In a passage highlighted by Flip Chart Fairy Tales, Stephen Pinker, in an interview in The Observer last week, argues that statistical ignorance is our intellectual culture’s great failure.
I think that a failure of statistical thinking is the major intellectual shortcoming of our universities, journalism and intellectual culture. Cognitive psychology tells us that the unaided human mind is vulnerable to many fallacies and illusions because of its reliance on its memory for vivid anecdotes rather than systematic statistics. Yet pundits continue to hallucinate trends in freak events, like the Norwegian sniper (who shot all those young people on an island) and make wildly innumerate comparisons, such as between Afghanistan and Vietnam, or between today’s human trafficking and the African slave trade. It’s a holdover of the literary sensibilities of our science-flunking intellectual elite, who would be aghast if someone didn’t know who Milton was, but cheerfully flaunt their ignorance of basic science and mathematics.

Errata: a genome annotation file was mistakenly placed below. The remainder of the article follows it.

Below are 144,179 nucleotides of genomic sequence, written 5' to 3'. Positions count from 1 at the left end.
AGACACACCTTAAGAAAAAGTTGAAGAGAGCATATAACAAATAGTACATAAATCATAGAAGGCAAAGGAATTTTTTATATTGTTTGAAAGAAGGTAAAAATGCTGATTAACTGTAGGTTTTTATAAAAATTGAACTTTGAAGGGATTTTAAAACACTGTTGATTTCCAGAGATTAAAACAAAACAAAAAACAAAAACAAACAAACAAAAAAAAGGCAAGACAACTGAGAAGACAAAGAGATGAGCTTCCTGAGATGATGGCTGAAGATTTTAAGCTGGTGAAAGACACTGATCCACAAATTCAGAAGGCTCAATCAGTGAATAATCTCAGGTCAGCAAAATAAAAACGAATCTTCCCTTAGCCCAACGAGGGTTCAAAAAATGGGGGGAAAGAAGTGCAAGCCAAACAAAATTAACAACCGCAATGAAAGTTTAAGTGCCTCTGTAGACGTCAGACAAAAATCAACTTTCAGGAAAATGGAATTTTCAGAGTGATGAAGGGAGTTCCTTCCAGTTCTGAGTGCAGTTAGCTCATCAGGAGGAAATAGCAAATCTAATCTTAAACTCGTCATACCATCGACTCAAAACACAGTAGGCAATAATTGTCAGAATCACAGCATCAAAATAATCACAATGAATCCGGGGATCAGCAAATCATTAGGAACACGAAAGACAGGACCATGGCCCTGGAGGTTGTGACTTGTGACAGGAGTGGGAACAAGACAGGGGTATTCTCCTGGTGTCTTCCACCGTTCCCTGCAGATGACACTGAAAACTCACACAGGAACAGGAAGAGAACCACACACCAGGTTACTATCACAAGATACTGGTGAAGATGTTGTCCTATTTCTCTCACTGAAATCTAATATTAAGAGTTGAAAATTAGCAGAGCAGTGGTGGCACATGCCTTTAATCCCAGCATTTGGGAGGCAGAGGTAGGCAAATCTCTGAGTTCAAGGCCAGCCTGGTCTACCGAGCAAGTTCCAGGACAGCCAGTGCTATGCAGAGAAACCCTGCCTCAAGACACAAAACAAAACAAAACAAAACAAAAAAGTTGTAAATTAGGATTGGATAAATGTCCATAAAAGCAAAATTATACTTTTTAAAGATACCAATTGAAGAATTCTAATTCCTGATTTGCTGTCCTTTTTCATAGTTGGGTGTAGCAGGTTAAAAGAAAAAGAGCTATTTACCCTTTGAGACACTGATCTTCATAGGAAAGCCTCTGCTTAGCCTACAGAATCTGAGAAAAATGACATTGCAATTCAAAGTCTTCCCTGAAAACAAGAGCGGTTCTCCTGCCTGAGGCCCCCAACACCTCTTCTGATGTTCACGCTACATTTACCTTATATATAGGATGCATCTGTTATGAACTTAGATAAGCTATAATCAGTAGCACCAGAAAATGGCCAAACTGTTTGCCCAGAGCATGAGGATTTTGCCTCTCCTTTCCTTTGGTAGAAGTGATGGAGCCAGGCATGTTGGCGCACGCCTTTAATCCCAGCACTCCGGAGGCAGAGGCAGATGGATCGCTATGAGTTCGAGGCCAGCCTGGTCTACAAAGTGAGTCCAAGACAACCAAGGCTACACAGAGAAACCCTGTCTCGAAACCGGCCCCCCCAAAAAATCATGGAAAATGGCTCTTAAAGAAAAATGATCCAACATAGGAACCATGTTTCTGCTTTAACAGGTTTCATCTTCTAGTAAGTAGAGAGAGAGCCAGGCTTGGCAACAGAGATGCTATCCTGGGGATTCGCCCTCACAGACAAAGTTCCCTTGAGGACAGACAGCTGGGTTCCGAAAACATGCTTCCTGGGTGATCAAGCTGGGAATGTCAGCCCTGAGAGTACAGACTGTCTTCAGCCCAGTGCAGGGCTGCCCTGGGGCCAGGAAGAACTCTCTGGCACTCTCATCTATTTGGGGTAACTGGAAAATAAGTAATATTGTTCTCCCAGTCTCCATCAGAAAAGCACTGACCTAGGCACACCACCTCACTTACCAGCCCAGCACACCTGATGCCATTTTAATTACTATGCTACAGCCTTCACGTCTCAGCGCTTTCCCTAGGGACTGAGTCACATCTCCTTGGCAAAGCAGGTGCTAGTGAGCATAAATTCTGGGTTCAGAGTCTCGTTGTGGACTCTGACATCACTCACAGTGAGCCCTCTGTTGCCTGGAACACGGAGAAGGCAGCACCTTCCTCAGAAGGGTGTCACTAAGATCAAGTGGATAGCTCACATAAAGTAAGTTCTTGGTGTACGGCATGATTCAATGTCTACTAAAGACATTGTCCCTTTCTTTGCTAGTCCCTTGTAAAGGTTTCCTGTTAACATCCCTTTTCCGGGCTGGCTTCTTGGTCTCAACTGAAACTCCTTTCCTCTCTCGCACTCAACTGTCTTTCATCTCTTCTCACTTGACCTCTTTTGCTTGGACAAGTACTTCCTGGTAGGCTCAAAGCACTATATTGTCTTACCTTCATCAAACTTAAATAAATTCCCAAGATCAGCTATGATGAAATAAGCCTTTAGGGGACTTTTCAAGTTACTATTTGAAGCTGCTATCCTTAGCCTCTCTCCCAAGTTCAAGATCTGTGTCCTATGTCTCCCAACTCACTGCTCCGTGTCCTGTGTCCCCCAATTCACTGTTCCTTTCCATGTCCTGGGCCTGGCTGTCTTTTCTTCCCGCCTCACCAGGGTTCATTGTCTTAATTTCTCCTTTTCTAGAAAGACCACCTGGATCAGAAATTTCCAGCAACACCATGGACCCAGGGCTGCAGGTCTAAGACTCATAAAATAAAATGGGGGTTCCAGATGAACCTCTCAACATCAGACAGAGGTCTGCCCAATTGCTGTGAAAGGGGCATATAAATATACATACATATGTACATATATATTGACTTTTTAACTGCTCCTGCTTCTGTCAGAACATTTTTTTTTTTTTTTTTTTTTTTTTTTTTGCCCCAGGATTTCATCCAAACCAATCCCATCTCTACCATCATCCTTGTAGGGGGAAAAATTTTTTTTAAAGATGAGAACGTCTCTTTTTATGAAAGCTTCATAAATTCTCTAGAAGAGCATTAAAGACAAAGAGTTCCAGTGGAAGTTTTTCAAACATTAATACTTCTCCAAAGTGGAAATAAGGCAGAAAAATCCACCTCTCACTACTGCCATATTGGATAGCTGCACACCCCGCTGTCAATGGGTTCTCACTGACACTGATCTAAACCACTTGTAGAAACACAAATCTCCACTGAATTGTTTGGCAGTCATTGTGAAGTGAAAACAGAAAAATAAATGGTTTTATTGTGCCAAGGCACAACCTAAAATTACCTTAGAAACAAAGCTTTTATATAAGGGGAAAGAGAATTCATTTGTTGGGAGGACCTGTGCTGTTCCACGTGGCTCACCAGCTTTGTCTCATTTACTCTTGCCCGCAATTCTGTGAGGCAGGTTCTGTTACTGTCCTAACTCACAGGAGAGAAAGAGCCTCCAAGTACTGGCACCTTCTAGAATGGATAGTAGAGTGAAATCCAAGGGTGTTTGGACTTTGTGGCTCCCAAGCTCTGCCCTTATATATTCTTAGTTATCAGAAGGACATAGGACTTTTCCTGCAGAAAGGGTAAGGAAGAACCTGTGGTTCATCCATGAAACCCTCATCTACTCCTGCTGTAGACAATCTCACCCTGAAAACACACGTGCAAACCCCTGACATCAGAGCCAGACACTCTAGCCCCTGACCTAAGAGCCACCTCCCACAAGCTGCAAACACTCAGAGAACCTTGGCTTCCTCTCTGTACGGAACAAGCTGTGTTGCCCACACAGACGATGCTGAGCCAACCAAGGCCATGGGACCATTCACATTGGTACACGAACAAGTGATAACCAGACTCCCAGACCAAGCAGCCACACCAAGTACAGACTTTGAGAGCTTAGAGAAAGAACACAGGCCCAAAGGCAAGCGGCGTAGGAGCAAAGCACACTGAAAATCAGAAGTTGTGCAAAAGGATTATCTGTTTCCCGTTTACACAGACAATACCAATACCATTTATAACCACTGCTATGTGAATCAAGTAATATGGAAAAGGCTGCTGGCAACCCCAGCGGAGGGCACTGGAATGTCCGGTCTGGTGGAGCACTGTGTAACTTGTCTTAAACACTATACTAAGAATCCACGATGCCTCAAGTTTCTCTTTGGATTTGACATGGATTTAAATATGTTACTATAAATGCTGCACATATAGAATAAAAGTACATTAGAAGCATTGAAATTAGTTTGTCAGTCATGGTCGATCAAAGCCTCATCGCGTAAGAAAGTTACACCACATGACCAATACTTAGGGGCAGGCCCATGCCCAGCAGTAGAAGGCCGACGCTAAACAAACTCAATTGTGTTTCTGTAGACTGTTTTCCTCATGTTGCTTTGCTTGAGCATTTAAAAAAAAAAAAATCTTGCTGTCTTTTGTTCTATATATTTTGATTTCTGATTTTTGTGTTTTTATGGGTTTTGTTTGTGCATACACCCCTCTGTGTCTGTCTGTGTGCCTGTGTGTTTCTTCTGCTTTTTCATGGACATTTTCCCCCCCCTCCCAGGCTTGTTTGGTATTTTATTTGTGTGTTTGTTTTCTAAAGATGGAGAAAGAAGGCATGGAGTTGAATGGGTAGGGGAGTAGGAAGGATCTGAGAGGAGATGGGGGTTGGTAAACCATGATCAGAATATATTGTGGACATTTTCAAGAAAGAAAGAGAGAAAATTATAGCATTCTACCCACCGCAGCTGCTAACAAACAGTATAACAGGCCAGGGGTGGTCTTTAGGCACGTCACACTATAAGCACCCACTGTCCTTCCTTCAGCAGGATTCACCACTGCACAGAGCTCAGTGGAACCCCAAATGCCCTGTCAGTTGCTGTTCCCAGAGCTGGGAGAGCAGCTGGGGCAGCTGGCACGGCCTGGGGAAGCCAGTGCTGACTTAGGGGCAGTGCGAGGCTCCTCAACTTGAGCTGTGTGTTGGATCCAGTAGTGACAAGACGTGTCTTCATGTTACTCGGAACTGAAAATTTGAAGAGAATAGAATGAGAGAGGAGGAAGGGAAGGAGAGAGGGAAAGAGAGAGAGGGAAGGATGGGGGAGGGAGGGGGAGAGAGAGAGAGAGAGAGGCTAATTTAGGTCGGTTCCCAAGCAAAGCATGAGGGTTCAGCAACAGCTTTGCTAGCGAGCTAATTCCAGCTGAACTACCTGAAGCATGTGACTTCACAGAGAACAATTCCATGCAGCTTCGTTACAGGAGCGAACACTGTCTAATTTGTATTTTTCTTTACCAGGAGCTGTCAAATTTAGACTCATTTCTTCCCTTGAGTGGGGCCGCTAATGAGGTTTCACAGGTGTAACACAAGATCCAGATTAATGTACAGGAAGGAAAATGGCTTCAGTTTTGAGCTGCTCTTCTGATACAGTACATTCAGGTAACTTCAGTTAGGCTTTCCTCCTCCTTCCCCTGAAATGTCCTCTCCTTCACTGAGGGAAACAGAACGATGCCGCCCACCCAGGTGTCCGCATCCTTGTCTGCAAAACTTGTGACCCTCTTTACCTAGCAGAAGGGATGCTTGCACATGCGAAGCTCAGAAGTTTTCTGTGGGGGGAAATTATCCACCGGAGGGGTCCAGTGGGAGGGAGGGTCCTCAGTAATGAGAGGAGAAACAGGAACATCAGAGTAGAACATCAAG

I largely agree with him, though the English major in me rebels — and I think a world where everyone understood stats but no one read good literature might still be a less moral place. (I could be wrong on this.) But Pinker is not pressing us to dump Milton, of course, but to gain competence in understanding statistics and scale. He’s dead right, and what makes his argument interesting is that he’s insisting our ignorance of statistics, amid our joy of reciting flabby or misleading numbers, can make us ignorant about moral questions.
It’s a good interview, as most with Pinker are. He’s smart, articulate, and complicated in ways that lead to surprises. You get a chance to see him talk, do so.
Trivia find: Pinker has a profile and several entries at IMDB, the movie database, where he is listed as “miscellaneous crew” (and adviser) on several films. He also shoots some nice photos.
Our science-flunking intellectual elite | Flip Chart Fairy Tales
Steven Pinker: fighting talk from the prophet of peace | Science | The Observer